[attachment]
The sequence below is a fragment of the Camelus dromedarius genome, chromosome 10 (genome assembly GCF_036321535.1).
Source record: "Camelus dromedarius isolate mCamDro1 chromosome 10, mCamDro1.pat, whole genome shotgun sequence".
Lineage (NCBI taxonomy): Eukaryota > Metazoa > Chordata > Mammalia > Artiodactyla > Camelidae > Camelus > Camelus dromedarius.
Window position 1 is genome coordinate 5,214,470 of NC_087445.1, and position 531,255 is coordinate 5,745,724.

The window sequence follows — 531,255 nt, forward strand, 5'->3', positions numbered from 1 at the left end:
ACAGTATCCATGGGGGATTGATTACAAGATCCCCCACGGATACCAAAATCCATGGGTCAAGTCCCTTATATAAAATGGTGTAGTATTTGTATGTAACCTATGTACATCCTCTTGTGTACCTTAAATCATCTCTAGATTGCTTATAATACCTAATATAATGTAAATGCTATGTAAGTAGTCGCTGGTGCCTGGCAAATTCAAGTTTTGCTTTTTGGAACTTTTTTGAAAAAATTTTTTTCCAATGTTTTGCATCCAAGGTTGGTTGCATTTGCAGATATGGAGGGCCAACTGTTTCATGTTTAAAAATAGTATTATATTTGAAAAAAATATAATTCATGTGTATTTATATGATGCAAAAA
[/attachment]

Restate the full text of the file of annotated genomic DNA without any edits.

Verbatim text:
The sequence below is a fragment of the Camelus dromedarius genome, chromosome 10 (genome assembly GCF_036321535.1).
Source record: "Camelus dromedarius isolate mCamDro1 chromosome 10, mCamDro1.pat, whole genome shotgun sequence".
Lineage (NCBI taxonomy): Eukaryota > Metazoa > Chordata > Mammalia > Artiodactyla > Camelidae > Camelus > Camelus dromedarius.
Window position 1 is genome coordinate 5,214,470 of NC_087445.1, and position 531,255 is coordinate 5,745,724.

The window sequence follows — 531,255 nt, forward strand, 5'->3', positions numbered from 1 at the left end:
ACAGTATCCATGGGGGATTGATTACAAGATCCCCCACGGATACCAAAATCCATGGGTCAAGTCCCTTATATAAAATGGTGTAGTATTTGTATGTAACCTATGTACATCCTCTTGTGTACCTTAAATCATCTCTAGATTGCTTATAATACCTAATATAATGTAAATGCTATGTAAGTAGTCGCTGGTGCCTGGCAAATTCAAGTTTTGCTTTTTGGAACTTTTTTGAAAAAATTTTTTTCCAATGTTTTGCATCCAAGGTTGGTTGCATTTGCAGATATGGAGGGCCAACTGTTTCATGTTTAAAAATAGTATTATATTTGAAAAAAATATAATTCATGTGTATTTATATGATGCAAAAA